The Ford F-150 is the best-selling vehicle in America, with nearly 900,000 examples of the truck making their way to customer's hands last year. The Ranger, meanwhile, managed nearly 90,000 units in 2019 (even though it isn’t the top seller in its class). That's all to say: Ford knows how to sell trucks.
So to further cash in on pickup-crazed American buyers, the Blue Oval has another truck planned. Dubbed the Ford Maverick, the upcoming light pickup will be the smallest in the range – yes, even smaller than the Ranger – and could share its underpinnings with one of Ford's unibody crossovers. We won't have all the details on Ford's light truck until it debuts, probably sometime next year, but here's everything we know about it thus far.
What Is It?
As mentioned – the Ford Maverick will be the brand's smallest truck, positioned underneath the Ranger. Unlike the Ranger and larger F-150, though, the Maverick will have a unibody construction, similar to what you get on the current Honda Ridgeline. It's still unclear exactly which platform the new Maverick will use, but it could share a lot mechanically with the company's small crossovers, like the new Bronco Sport and Escape.
What Will It Be Called?
Short of a full-on confirmation from Ford, we know that the new light pickup will be called the Maverick. A leaked CAD drawing in May showed the truck's tailgate with a "MAVERICK" stamp, and a more detailed image of the actual tailgate from July showed the same wordmark. Initially, we thought it might be called the Courier, based on patent filings, or even Ranchero after the discontinued truck with the same name. But we now know with almost complete certainty that the new truck will be called the Ford Maverick.
What’s Under The Hood?
If the new Ford Maverick uses the same modular front-wheel-drive architecture as on the Bronco Sport, Escape, and European Focus – which seems to be the most likely candidate – the small truck would have at least two turbocharged engine options to choose from: a 1.5-liter three-cylinder and a larger 2.0-liter inline-four. It's unclear whether that would also include something like Focus ST's turbocharged 2.3-liter engine, good for 280 horsepower (209 kilowatts), but fingers crossed.
If Ford instead decides to use the previous-generation front-drive platform from the Transit Connect – which is less likely – the Maverick would probably sport a naturally aspirated 2.0-liter engine making around 162 hp (121 kW) or a more powerful turbocharged 1.5-liter three-cylinder, producing around 180 hp (132 kW). For all of those engine options, an eight-speed automatic gearbox is the likeliest transmission choice, though a six-speed manual is possible.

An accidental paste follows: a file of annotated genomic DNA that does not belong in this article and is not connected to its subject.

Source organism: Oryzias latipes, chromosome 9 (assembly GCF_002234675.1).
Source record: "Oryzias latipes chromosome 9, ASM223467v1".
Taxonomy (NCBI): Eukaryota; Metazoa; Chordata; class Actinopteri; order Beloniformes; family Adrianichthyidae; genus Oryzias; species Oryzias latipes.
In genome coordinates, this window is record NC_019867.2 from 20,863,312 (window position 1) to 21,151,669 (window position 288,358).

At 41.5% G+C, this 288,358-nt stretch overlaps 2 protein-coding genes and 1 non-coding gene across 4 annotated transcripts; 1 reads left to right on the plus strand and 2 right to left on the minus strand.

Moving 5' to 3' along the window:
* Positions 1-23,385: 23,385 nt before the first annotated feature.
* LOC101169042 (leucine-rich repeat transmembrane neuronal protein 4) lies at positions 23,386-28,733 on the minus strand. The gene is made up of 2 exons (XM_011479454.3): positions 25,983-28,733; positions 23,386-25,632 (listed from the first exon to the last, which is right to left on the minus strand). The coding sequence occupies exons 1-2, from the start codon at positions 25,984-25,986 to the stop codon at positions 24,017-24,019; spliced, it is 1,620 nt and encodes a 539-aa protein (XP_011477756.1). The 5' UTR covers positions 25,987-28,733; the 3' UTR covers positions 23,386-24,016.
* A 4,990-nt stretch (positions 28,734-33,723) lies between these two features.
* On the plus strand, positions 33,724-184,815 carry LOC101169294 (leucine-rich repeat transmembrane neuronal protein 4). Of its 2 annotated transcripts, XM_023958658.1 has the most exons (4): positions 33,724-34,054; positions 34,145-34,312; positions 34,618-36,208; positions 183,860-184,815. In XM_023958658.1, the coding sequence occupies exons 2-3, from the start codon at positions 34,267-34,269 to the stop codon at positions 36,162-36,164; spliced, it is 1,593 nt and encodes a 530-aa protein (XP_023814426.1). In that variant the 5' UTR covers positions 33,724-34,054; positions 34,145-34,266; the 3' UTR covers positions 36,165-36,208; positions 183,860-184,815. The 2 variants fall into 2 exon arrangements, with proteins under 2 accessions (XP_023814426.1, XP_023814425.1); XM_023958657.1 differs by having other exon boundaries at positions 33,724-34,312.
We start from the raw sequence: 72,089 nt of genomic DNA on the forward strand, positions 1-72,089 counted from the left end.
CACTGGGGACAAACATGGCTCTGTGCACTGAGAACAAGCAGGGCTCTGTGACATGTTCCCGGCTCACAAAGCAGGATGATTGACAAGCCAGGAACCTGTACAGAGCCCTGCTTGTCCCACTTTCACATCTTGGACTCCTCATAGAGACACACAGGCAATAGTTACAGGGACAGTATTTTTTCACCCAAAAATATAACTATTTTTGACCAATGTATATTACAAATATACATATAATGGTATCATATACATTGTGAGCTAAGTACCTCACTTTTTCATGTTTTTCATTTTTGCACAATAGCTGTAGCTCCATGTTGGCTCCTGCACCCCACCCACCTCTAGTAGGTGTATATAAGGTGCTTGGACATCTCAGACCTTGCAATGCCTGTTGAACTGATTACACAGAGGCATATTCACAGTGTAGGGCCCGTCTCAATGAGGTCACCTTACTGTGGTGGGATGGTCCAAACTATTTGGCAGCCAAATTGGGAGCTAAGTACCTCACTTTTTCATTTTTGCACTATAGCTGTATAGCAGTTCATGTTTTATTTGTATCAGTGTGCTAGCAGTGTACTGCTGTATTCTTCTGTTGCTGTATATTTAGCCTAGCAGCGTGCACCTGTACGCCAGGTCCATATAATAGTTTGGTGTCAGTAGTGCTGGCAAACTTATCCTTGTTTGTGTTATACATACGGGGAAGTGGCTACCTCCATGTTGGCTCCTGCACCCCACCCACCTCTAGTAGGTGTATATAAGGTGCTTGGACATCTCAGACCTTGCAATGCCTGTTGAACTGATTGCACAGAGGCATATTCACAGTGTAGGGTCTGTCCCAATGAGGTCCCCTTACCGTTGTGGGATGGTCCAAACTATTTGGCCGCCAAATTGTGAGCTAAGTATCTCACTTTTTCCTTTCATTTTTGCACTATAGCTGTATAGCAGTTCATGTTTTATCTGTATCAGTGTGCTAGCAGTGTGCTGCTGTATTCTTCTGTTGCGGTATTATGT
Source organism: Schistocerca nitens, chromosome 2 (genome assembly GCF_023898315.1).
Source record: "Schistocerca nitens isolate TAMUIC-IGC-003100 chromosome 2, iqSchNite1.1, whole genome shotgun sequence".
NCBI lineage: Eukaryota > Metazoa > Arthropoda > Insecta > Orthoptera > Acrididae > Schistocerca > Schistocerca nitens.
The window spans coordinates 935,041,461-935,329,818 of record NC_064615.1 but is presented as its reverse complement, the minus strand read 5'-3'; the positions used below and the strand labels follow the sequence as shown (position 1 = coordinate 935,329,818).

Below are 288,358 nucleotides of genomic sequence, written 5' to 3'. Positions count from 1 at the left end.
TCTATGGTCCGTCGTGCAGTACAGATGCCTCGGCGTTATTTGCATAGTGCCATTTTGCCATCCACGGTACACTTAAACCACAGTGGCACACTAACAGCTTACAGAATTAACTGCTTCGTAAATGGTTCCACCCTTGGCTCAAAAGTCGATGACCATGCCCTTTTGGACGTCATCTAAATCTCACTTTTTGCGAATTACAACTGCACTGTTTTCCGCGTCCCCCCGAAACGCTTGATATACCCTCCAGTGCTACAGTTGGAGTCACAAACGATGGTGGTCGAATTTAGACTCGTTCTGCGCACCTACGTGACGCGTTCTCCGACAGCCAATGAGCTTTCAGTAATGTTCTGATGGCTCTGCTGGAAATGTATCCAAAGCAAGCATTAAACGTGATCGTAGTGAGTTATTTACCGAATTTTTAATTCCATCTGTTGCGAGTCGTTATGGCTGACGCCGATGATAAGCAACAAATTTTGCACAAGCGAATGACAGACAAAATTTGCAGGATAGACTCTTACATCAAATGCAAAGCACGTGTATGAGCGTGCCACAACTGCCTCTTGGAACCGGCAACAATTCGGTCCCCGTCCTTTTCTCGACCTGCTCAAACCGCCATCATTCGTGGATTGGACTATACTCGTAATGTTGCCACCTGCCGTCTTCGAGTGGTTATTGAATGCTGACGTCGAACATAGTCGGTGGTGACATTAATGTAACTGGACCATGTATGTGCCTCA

Front-wheel drive will probably come standard on the base model, likely for markets outside of the US, like Mexico and Brazil. But like the Bronco Sport, we fully expect an all-wheel-drive version of the Maverick to be available in the US. Don't expect a huge bed, either. Reports from Autoblog say that the Maverick's bed will be 24 to 30 inches shorter than the Ranger's bed, depending on configuration.
Gallery: 2022 Ford Maverick Pickup Renderings
How Much Will It Cost?
Positioned below the Ranger, which starts at $24,110 in the US for 2020, the Ford Maverick should start at around (or even below) $20,000. That would make the Maverick not only the most affordable truck that Ford sells, but also the cheapest pickup in the US.
Where Will It Be Built?
Rumors have it that Ford will build the Maverick in Mexico, either at the brand’s Monterrey facility (once responsible for the Fusion and Lincoln MKZ) or the company’s Cuautitlan plant, home of the European Fiesta and upcoming Mach-E. Building the Maverick in Mexico means that Ford can skirt the dreaded "Chicken Tax" for light trucks and sell the compact truck in key markets like Brazil and Mexico as well as the US without penalty.
When Will We See It?
Ford hasn’t confirmed when the new Maverick will debut, but we know the light truck will go on sale either late in 2021 or early in 2022. So expect the Ford Maverick to show up officially sometime next year.